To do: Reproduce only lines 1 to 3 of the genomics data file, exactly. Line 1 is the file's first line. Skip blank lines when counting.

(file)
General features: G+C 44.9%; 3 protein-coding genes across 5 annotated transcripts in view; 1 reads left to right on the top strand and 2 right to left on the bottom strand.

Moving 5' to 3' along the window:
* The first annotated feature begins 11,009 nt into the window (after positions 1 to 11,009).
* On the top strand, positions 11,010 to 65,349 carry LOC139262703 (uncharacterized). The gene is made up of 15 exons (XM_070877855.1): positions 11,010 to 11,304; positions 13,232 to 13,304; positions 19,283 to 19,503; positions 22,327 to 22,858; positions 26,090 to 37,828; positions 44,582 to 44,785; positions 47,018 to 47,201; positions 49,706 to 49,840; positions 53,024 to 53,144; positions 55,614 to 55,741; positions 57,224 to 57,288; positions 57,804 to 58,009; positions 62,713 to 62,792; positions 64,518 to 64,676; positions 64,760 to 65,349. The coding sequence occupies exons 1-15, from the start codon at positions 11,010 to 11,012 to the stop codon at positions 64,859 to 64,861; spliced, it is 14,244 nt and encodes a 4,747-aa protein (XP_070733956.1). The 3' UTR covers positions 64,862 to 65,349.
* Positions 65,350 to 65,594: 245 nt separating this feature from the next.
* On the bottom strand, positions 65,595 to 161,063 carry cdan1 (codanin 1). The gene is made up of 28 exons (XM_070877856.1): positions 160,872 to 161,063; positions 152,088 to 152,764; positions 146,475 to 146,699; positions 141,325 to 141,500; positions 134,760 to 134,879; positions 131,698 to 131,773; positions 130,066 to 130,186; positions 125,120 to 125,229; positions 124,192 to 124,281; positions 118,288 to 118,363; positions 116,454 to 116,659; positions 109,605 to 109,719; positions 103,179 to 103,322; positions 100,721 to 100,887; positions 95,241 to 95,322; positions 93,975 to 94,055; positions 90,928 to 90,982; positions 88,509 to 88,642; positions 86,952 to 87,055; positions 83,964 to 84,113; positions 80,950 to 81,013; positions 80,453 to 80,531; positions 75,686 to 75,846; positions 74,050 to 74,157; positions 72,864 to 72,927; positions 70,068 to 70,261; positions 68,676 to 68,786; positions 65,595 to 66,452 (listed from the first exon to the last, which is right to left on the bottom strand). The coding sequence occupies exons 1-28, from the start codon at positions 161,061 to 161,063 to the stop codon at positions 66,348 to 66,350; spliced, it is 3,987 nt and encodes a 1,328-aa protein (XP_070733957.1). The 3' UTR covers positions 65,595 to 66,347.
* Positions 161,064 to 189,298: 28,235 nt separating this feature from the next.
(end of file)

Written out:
General features: G+C 44.9%; 3 protein-coding genes across 5 annotated transcripts in view; 1 reads left to right on the top strand and 2 right to left on the bottom strand.

Moving 5' to 3' along the window:
* The first annotated feature begins 11,009 nt into the window (after positions 1 to 11,009).